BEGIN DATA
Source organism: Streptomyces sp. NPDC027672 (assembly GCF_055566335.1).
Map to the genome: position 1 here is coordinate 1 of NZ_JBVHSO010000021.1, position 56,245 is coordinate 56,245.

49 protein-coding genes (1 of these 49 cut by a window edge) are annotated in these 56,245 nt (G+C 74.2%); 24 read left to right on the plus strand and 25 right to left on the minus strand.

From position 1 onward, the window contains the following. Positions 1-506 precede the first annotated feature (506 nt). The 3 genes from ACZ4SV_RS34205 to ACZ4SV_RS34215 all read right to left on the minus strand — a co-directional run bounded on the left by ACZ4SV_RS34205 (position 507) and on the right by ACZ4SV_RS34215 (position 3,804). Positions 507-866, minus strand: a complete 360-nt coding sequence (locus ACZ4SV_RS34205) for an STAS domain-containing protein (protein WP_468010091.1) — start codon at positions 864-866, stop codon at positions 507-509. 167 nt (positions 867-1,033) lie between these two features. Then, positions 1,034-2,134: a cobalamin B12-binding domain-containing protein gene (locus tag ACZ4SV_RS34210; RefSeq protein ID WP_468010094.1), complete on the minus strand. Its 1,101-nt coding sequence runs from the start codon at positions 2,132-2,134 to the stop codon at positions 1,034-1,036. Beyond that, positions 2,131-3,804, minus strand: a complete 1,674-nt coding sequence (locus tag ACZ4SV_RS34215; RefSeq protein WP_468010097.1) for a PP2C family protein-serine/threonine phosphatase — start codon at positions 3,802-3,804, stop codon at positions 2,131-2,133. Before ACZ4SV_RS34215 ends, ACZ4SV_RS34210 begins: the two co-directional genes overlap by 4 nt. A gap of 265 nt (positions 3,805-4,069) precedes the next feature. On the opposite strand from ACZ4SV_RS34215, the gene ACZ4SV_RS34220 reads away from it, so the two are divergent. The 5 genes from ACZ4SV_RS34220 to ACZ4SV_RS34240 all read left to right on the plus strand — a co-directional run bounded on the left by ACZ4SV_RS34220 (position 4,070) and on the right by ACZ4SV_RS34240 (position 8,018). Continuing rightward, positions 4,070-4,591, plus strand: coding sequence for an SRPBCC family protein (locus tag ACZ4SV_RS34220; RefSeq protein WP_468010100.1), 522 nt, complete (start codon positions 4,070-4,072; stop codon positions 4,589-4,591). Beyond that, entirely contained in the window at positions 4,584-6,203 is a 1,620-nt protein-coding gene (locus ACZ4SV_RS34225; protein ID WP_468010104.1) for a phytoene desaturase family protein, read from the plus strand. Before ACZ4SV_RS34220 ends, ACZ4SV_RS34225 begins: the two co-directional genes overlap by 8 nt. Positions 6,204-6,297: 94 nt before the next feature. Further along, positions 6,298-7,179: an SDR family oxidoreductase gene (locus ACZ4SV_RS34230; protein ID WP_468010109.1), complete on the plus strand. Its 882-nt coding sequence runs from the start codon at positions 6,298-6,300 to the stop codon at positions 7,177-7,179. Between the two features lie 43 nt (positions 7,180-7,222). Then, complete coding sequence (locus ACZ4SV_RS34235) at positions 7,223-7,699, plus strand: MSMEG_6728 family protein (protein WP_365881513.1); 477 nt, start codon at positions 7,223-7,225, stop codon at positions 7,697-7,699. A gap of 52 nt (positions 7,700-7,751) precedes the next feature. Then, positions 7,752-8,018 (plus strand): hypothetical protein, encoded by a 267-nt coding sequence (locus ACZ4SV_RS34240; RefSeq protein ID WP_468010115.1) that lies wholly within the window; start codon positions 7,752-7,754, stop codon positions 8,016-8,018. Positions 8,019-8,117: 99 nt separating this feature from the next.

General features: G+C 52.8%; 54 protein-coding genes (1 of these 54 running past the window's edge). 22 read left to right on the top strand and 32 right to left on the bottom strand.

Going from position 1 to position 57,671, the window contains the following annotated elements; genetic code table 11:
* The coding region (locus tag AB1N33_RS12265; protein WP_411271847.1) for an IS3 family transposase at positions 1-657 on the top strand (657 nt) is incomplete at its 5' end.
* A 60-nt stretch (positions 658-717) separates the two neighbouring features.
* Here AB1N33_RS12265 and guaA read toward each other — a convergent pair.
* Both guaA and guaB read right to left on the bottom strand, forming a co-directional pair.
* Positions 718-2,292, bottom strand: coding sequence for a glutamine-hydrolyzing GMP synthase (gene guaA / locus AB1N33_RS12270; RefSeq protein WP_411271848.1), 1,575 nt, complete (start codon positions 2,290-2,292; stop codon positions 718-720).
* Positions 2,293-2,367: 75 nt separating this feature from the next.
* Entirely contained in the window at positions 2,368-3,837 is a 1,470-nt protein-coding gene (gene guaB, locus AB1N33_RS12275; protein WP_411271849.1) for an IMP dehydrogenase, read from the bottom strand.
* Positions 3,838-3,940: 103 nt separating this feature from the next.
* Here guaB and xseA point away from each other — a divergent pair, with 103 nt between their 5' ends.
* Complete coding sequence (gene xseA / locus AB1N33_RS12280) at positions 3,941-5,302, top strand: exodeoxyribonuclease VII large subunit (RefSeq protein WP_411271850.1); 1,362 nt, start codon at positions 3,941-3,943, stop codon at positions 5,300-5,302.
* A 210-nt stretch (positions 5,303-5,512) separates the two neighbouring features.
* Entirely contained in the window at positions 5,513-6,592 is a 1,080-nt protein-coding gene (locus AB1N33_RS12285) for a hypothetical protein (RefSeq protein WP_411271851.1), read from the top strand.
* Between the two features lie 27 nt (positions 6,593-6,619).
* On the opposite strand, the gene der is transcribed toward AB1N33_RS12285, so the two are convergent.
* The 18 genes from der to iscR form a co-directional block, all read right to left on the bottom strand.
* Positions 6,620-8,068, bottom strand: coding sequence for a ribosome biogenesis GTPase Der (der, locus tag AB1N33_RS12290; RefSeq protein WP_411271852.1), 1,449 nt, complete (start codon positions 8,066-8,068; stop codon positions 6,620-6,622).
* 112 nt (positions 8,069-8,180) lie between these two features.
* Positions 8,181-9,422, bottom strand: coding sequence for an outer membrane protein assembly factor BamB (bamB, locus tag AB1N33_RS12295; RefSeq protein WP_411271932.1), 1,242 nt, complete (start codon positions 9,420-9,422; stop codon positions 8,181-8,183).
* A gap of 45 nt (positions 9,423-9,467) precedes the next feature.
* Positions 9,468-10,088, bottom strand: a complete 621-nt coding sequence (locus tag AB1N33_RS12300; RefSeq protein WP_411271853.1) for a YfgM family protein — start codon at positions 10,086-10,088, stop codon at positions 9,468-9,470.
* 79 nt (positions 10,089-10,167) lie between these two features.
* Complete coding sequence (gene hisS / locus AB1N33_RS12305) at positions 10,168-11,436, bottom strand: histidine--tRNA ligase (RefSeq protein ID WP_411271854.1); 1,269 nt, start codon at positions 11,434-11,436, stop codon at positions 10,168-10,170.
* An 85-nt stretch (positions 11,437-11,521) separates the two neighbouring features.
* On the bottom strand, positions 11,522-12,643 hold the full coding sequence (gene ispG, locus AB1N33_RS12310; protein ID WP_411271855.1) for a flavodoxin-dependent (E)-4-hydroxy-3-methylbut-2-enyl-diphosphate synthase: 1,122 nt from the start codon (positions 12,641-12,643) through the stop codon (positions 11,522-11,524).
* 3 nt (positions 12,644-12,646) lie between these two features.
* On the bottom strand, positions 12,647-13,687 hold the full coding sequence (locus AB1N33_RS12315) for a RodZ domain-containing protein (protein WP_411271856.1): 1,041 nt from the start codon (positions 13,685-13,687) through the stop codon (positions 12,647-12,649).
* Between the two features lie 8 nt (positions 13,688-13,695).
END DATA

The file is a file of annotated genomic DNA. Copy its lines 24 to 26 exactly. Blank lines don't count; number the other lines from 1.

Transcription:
* Positions 8,181-9,422, bottom strand: coding sequence for an outer membrane protein assembly factor BamB (bamB, locus tag AB1N33_RS12295; RefSeq protein WP_411271932.1), 1,242 nt, complete (start codon positions 9,420-9,422; stop codon positions 8,181-8,183).
* A gap of 45 nt (positions 9,423-9,467) precedes the next feature.
* Positions 9,468-10,088, bottom strand: a complete 621-nt coding sequence (locus tag AB1N33_RS12300; RefSeq protein WP_411271853.1) for a YfgM family protein — start codon at positions 10,086-10,088, stop codon at positions 9,468-9,470.